Thu
Aug 3 2017 3:30pm

Start with Setting: A Focus on Time and Place

A lot of choices have to be made when a story is under construction—what to put in and what to leave out, what to emphasize and what to touch lightly. Tradeoffs are inevitable, and it can be a complex calculus to get things right.

Once I got serious about writing Dark River Rising, setting was one of the elements that I was determined to emphasize. Rare is the character who changes her world in a significant way in the space of a single story—sure, it happens, but not often. Mostly, it’s the other way around. Mostly, it’s the place and time that shape and influence the behavior of the characters, which in turn determines the plot. I think, for this reason, I’m drawn to and inspired by writers whose stories have a strong, unmistakable sense of place—a sense of place so real and so correct that the tales they tell could not properly unfold elsewhere. Hence, my decision to focus so tightly on the setting.

To get this right, an author needs a fairly intimate understanding of the social, cultural, and geographic elements of a place and how they affect their characters as individuals and in relationships. But knowing what needs to be done is not the same as knowing how to do it. As a neophyte novelist, the prospect of getting this wrong worried me.

A bit of homespun wisdom from my childhood smoothed the way for me, however. My father once told me that the best way to learn how to do something was to find someone who was already doing it well, follow them around and watch what they do, and then do what they do. The decades I spent reading crime fiction—other fiction as well, but a lot of crime fiction—and the enormous amount of time I’ve spent under the spell of certain writers is my equivalent of following and watching. One thing all the writers I admire the most have in common is their ability to render their settings in startling visual clarity and with great verbal economy.

One of my favorites, in this regard, is Karin Slaughter. She has written two overlapping series of books set in Georgia—the Will Trent series and the Grant County books. The series are set in urban and rural Georgia in the midst of complex social, familial, and professional relationships that drive her intricate, fast-moving plots. Her characters and their choices and actions feel like absolutely authentic products of their time and place. This makes the epic violence and the deep, recurrent fear factor in her books so real and so impossible to look away from. Clearly, this is a skill worth learning.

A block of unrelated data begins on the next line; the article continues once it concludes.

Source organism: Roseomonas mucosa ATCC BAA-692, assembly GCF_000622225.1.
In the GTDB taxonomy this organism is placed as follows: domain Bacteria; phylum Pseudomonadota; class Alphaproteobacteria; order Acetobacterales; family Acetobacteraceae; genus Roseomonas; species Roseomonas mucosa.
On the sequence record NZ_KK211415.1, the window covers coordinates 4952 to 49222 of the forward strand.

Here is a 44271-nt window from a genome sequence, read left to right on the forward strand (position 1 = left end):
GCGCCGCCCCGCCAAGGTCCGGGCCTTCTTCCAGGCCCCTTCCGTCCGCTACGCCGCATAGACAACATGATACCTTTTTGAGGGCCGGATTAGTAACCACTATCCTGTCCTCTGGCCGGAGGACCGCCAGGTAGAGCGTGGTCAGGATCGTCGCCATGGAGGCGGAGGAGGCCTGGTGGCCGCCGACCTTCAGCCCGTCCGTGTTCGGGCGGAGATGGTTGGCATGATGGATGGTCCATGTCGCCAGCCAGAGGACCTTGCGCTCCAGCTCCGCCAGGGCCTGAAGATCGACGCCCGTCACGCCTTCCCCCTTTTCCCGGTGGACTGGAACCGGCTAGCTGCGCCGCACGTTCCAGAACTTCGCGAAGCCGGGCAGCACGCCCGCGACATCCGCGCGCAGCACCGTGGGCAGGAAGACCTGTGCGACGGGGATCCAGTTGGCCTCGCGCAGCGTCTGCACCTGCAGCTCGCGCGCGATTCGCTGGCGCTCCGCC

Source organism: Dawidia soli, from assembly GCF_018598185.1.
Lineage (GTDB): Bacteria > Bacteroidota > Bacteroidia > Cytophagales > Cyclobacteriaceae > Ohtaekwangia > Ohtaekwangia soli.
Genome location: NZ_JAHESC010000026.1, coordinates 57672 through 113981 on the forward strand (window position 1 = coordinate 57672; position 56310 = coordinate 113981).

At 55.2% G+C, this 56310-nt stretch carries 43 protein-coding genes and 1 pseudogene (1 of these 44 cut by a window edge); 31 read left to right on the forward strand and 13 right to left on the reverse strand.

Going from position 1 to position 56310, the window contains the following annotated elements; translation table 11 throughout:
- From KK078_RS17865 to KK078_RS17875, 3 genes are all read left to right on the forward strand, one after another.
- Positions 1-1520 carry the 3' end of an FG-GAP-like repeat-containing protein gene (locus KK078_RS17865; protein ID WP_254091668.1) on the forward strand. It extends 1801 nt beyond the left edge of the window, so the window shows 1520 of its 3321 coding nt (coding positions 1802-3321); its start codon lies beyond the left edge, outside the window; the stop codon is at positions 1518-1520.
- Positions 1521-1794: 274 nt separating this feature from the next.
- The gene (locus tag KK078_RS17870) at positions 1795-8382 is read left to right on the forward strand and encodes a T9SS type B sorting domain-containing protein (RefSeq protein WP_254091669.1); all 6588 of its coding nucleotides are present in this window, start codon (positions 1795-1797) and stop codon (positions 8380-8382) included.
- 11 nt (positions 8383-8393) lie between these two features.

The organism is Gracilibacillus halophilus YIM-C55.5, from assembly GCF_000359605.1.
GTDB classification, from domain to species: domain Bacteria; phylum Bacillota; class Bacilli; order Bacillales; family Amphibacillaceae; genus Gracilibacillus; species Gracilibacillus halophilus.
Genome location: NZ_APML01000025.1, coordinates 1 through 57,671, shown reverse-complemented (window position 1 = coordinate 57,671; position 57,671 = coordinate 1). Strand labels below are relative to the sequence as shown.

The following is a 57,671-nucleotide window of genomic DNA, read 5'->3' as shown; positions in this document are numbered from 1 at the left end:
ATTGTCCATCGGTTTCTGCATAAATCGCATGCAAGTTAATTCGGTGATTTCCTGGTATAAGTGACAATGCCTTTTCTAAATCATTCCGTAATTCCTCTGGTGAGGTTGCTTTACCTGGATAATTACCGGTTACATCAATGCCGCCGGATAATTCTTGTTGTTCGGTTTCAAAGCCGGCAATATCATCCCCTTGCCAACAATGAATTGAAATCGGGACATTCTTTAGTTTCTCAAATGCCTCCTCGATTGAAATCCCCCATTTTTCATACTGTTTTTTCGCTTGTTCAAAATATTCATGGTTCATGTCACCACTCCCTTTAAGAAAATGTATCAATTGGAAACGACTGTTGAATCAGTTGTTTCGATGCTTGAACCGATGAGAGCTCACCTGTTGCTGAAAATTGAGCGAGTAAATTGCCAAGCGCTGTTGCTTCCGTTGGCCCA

Slightly outside the realm of crime fiction, a writer whose books are a masterclass in setting is David Furst, the author of a number of highly atmospheric World War II-era espionage novels set in Europe. Furst’s research is impeccable but unobtrusive, and he manages to weave together the geographic, political, social, and military threads of his setting in the most cunning and realistic ways.

Closer to home and back in the world of crime fiction, Carl Hiaasen and the late John D. MacDonald are well-known for characters that are, in every sense, called into being by the time and place in which the stories are set. No other time and no other place could have produced these characters, and when they occasionally find themselves outside their home territories, the reader instantly sees them as fish out of water.

In one way, the stories of MacDonald and Hiaasen are very different because MacDonald wrote dark tales while Carl Hiaasen’s crime fiction has a much more smart-alecky, satirical feel to it. But both are masters of setting. If you want to know what Florida was like in the '50s and '60s, read John D’s Travis McGee novels. If you want to know what Florida is like now, read Hiaasen’s books.